SKF Sees Lower Demand as Markets for Cars, Railways Decline

SKF AB, the world’s largest maker of ball bearings, predicted demand will decline in the fourth quarter, bringing to a halt a phase of expansion as customers in the transport and energy industries curtail investments.

Demand for SKF’s products and services in the last three months of the year will likely be “slightly lower” than in the third quarter, the Gothenburg, Sweden-based company said in a statement today. The stock fell as much as 3.3 percent in Stockholm, the most in more than two weeks.

“There is uncertainty in the demand outlook,” Chief Executive Officer Tom Johnstone said in the statement, citing the car, truck, railway and wind energy markets. The company began reducing output at the end of the third quarter and will cut it further in the fourth quarter, it said today.

SKF is considered an industry bellwether because its bearings are used in products such as construction cranes and cars. The company is the first major Nordic manufacturer, a peer group which also includes Atlas Copco AB and Sandvik AB, to report earnings this quarter.

“The shares are down because of the lower demand,” said Michael Hagmann, an analyst at Nomura International Plc in London with a “neutral” rating on SKF. “That a company that’s so close to the pulse of the economy is only expecting a moderate decline in demand should come as a relief,” he added.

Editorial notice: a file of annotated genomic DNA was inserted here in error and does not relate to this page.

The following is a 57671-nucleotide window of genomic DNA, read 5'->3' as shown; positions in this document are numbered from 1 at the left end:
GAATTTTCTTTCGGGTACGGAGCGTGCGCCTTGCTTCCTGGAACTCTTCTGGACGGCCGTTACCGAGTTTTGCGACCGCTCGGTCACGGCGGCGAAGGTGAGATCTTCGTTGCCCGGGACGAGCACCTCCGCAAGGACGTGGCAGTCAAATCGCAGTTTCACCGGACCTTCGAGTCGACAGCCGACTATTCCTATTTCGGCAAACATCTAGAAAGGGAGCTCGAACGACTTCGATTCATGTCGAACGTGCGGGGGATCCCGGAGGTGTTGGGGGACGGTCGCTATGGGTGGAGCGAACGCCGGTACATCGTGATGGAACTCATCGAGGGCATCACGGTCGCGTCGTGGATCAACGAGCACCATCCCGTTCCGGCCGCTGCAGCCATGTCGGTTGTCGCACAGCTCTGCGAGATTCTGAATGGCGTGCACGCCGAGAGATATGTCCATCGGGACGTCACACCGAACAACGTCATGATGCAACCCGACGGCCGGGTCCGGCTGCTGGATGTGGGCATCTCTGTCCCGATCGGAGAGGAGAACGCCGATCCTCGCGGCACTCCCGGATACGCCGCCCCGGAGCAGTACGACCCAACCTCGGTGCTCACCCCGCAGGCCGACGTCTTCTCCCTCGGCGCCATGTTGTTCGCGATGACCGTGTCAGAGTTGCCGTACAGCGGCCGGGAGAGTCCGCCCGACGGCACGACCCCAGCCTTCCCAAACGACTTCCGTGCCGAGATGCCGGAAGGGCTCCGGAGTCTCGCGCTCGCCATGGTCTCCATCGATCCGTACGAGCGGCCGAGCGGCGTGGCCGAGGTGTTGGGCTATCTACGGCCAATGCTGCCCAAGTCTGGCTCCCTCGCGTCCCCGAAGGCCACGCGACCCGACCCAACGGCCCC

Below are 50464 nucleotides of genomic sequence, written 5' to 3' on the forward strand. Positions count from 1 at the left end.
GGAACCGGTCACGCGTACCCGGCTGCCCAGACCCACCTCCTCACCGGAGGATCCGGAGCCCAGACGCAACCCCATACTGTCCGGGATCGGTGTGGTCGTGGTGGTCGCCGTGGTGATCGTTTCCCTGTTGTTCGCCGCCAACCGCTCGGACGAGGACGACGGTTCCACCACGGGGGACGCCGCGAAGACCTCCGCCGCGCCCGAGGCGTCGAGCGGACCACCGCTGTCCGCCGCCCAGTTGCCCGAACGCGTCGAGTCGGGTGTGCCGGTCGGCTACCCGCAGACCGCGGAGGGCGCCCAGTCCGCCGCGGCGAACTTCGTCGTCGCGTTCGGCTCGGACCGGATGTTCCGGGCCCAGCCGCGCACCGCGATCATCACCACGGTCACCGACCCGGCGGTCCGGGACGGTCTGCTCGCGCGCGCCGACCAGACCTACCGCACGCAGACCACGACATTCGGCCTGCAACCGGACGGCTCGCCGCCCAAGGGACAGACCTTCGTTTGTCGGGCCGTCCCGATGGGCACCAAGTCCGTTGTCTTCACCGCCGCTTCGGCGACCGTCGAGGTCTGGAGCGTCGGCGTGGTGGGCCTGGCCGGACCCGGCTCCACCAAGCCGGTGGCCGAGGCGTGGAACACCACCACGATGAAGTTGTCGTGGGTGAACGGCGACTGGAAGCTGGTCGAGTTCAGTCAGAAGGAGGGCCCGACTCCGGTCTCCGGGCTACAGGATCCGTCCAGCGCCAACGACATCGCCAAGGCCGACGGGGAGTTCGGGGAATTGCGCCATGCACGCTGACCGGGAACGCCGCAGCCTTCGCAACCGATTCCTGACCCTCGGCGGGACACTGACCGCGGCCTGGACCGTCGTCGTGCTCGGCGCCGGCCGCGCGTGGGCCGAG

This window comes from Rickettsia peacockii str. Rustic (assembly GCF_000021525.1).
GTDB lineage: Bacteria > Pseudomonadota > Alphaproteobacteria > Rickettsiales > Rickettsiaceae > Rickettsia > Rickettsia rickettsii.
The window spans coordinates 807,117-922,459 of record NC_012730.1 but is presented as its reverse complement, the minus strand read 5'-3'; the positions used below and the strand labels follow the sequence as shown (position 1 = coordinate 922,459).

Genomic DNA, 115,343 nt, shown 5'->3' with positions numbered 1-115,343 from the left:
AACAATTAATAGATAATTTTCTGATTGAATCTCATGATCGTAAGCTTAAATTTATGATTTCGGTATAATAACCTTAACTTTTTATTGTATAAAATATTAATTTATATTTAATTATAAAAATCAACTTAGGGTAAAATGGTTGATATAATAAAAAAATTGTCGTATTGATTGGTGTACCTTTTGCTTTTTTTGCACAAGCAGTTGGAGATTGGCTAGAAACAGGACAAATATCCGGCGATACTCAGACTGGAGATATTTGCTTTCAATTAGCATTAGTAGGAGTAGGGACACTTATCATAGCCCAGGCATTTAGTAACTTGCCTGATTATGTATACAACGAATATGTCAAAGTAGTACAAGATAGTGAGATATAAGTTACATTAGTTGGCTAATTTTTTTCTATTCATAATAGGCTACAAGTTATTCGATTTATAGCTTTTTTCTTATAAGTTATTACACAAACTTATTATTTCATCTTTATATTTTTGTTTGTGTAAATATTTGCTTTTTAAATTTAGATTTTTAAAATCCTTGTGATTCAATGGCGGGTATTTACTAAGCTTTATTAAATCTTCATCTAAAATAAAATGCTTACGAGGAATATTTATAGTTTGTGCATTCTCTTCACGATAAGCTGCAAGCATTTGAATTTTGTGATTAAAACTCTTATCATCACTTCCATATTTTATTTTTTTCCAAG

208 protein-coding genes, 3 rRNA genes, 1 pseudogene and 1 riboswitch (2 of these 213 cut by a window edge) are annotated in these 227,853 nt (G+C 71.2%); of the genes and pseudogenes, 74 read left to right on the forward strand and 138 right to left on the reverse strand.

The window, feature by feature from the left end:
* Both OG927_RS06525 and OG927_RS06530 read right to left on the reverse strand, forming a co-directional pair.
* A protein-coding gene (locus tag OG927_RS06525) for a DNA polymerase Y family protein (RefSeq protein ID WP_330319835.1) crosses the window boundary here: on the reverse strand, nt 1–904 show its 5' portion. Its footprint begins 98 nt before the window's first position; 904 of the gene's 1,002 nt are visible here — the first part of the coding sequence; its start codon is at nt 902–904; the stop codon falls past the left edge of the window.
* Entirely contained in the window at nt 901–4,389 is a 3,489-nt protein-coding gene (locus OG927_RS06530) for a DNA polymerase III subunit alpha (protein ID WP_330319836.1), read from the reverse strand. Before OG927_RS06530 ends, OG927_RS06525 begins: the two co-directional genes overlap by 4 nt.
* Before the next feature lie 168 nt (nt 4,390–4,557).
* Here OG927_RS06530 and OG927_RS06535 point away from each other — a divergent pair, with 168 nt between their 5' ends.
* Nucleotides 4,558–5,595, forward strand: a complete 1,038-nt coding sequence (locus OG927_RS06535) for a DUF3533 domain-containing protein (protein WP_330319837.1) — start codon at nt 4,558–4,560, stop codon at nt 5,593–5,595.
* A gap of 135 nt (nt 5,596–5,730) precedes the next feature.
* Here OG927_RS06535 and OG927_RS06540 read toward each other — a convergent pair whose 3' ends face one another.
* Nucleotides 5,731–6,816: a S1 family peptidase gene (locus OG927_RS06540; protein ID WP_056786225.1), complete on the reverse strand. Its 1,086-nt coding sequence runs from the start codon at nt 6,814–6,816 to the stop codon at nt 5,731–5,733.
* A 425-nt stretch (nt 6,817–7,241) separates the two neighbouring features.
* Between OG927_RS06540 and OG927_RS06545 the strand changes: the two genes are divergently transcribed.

The shares fell as much as 4.6 kronor to 137 kronor and traded at 139.60 kronor at 1:56 p.m. The stock has lost 27 percent of its value this year. Atlas Copco, the biggest maker of compressors, has lost 19 percent in 2011.

Third Quarter

SKF’s third-quarter net income rose to 1.6 billion kronor ($240 million), or 3.52 kronor per share, from 1.39 billion kronor, or 3.05 kronor, a year earlier. Profit beat the 1.57 billion-krona average estimate in a Bloomberg survey of 14 analysts. Sales rose 7 percent to 16.5 billion kronor.

Scania AB, the Swedish truckmaker controlled by Volkswagen AG, plans to lower production at European factories by as much as 15 percent beginning in November as demand for commercial vehicles drops, that company said last week.

Atlas Copco is scheduled to report earnings on Oct. 21, while Sandvik AB, the world’s biggest manufacturer of metal-cutting tools, reports on Oct. 27.

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